The Bad Practice of Topping

For more than 25 years, we have known that topping trees is one of the most harmful techniques you can do. Unfortunately, itís still one of the most common methods to be adopted by amateurs, professionals and large companies. Here we will uncover the reasons why it should be avoided.

What exactly is topping?

Topping is the random or indiscriminate cutting of tree branches to stubs. These stubs are not large or long enough to assume the terminal role. Once a tree no longer has terminal leaders, it can become a hazard, unstructured and vulnerable to disease along with other problems outlined below.
Topping is generally used to reduce the size of a tree. An owner may feel that the tree has become too large for the space is occupies or that it poses an unacceptable risk. Topping the tree is generally not a viable method of height reduction and will often cause more long term risk. 

Topping stresses a tree

Topping a tree could possibly remove 50-100 percent of its leaf bearing crown. Remembering that leaves are the food factories for a tree, by removing them we starve a tree and trigger a survival instinct. The tree needs to put out a new crop of leaves immediately. To do so, dormant buds are activated below where each cut is made. If the tree has not saved enough energy to do this then it may die.
A tree with large open wounds is much more vulnerable to disease and infection. If it lacks the energy to defend against invasion the infection can spread and be fatal.


If you have read the pruning cuts article you will know that the correct place for cutting a branch is just outside of the branch collar. A tree is biologically equipped to close a wound such as this, provided it's healthy and the wound is not too large.
During topping, the cut is made further along the branch and the wound is not able to compartmentalize so the wood tissue begins to decay. If the badly cut branch is just a one off, the tree can usually close the wound without a problem but few trees can defend against multiple wounds caused by topping. Once decay sets in, there is a free path down the cut branch and into the main truck.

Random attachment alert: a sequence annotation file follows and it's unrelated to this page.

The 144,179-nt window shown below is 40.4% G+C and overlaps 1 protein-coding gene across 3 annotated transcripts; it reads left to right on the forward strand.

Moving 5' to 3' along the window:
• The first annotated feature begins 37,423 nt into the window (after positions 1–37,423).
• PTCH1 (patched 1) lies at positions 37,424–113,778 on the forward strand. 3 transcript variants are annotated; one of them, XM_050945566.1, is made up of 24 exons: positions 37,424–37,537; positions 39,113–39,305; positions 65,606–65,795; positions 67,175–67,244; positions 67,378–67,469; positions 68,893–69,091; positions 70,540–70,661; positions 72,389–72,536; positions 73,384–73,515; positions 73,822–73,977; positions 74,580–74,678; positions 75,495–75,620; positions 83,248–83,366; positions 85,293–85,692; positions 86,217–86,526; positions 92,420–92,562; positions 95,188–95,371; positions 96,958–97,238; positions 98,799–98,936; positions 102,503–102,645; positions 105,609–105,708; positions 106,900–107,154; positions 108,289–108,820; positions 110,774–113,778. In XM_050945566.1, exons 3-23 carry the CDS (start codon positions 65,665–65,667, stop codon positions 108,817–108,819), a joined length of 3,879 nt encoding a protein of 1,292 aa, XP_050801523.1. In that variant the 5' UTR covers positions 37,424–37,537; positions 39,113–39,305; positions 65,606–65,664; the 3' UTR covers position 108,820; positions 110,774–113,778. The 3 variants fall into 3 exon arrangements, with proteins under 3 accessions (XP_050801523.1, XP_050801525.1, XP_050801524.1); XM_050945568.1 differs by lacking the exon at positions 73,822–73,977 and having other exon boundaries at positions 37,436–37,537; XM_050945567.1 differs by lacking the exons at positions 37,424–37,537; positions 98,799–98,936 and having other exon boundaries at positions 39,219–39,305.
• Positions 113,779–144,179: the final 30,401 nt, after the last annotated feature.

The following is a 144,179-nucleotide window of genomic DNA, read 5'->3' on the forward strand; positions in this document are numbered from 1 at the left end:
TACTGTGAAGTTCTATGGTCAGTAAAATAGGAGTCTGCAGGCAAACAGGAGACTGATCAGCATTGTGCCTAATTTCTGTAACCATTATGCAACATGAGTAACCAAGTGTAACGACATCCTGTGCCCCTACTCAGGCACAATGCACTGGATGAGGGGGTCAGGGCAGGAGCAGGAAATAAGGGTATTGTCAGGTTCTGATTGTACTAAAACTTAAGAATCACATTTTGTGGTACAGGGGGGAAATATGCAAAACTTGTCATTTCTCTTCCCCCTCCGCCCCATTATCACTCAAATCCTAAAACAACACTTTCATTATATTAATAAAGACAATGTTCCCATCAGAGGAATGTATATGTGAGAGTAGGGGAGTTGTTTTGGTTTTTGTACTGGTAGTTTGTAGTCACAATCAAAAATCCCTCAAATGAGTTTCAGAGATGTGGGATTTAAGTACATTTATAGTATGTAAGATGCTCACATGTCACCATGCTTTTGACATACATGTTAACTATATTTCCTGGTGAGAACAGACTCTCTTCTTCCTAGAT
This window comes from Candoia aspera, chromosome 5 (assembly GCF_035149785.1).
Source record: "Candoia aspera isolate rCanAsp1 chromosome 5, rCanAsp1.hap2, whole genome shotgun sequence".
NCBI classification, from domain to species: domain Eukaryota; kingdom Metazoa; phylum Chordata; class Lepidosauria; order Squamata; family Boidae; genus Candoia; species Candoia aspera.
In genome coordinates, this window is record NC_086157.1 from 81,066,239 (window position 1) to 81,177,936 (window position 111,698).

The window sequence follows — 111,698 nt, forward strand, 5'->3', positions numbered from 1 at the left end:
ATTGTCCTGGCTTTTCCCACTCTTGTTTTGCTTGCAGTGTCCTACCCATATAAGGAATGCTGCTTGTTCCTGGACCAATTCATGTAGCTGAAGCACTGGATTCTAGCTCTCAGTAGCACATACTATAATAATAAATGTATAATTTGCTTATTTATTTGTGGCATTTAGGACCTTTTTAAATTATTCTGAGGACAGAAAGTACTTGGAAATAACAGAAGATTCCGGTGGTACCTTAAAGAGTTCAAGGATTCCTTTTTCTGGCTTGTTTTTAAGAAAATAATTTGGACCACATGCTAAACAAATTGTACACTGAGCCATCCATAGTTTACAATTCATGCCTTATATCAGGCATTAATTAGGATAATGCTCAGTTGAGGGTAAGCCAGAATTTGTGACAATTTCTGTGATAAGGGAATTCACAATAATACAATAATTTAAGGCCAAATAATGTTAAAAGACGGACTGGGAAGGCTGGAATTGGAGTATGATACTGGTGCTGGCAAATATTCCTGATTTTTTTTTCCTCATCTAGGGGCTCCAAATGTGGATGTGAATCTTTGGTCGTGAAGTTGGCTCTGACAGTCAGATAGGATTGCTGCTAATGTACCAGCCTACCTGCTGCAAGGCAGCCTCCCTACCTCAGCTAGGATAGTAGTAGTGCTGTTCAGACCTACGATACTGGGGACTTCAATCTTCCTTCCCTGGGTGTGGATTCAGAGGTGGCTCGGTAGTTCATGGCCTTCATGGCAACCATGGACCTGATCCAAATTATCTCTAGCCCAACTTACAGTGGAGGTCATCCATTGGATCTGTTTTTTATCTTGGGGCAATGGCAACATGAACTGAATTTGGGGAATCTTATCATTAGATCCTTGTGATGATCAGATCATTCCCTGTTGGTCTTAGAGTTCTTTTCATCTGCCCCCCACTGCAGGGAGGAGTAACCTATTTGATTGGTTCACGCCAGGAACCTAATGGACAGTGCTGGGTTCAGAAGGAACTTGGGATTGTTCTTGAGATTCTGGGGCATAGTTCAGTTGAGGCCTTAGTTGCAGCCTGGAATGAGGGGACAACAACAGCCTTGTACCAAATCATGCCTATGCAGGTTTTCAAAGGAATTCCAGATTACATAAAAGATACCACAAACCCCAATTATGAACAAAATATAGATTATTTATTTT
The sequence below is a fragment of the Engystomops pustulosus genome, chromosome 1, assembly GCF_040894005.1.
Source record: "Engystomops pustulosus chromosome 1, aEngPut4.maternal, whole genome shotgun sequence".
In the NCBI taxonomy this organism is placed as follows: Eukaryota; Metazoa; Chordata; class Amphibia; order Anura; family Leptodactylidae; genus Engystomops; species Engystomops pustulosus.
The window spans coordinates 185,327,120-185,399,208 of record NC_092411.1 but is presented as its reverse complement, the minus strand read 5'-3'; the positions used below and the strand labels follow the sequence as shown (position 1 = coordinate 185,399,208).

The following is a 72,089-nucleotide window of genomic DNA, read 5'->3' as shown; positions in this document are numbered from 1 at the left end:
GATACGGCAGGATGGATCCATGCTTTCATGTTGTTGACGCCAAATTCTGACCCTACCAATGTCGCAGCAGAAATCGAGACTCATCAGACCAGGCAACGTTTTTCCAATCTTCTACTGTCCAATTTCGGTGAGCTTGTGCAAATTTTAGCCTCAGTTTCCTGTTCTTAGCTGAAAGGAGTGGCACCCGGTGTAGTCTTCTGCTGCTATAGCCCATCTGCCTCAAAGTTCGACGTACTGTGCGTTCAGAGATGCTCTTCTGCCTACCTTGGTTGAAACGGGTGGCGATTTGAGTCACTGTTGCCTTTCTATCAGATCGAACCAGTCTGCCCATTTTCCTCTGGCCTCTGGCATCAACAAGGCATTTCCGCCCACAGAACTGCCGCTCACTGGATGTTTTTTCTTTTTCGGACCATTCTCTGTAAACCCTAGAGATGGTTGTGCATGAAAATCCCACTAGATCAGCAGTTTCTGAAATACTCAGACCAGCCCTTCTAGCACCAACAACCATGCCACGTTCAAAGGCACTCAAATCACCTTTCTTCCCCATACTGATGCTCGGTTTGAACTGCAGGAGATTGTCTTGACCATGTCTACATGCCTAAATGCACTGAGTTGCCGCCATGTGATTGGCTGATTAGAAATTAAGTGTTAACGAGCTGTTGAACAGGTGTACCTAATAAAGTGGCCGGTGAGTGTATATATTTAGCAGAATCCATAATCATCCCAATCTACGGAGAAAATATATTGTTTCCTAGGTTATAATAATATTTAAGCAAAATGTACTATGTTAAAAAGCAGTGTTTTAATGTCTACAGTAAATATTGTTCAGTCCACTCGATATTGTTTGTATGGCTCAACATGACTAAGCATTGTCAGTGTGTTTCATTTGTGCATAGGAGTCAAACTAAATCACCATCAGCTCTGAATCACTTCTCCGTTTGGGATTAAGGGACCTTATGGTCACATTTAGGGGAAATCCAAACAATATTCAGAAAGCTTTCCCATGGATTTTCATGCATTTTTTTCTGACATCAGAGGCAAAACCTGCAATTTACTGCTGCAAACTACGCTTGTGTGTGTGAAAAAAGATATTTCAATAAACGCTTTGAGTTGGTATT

Yes, trees get sunburn; they are living organisms like us. Within a crown there are thousands of leaves that absorb sunlight. Once topped, the sun is able to penetrate down onto the lower branches and trunk, the parts of the tree that are often shaded. It may be hard to actually see sunburn because the real effect happens underneath the bark. However, it can lead to cankers, bark splitting and death of branches.

Further Risk

Once topped, the survival mechanism of a tree is to produce multiple shoots from below each topping cut. These may look innocent, but come at great expense to the tree.
The shoots actually develop from buds near the surface of the old branch; they are anchored in only the outer layer so are very weakly attached. The shoots will grow at an astonishing rate, up to twenty feet per year in some species. They often break off in windy and icy conditions. With such fast growing shoots, the original goal of reducing the height now becomes an issue again. However, the tree is now much weaker with a higher possibility of limb failure.

Ugly Trees

A trees growth is actually a calculated and complicated process; we may even call it a biological wonder. The fundamental aim of all species is the same; to present leaves to the sun in the best possibly away to allow photosynthesis to occur from sunlight. Topping removes the ends of branches, often leaving ugly stubs and destroying the natural shape of a tree. A topped tree will never regain its natural shape and will appear mutilated for the remainer of its time.

An Expense to You

Not only will you have to pay the person or company who tops your tree, there are further expenses that will occur:
  • More regular maintenance costs. If the tree survives the initial onslaught, it will likely require corrective pruning within a few years due to the aforementioned shoots. If the tree dies, it will likely have to be removed.
  • Reduced property value. As mentioned in the benefits of trees article, a healthy tree can add 5-20 percent to the value of property. Disfigured, ugly trees can be considered an eyesore and expense.
  • Increase liability. Because topping a tree will over time make it weaker, it may pose an unacceptable risk. Any damage caused by branch failure may lead to a finding of negligence on your behalf.


What can you do?

There is no doubting that sometimes a tree must be reduced in height or lateral spread. Maybe it has actually grown too large or is coming into contact with utilities. There are recommended techniques for dealing with this: Small branches can be taken back to their point of origin. Larger branches can be pruned back to a point that is suitable for the terminal role to be transferred. This method is usually called crown reduction; you can read about it here. A crown reduction helps to maintain the form, structure and strength of a tree. Proper pruning cuts will allow for compartmentalisation of the wound. Sometimes, the best solution is to remove the tree completely and replace it with a species that is more suitable for the site.
Thanks for reading.
Sam Clark
Tree Surgeon
SPC Tree Services

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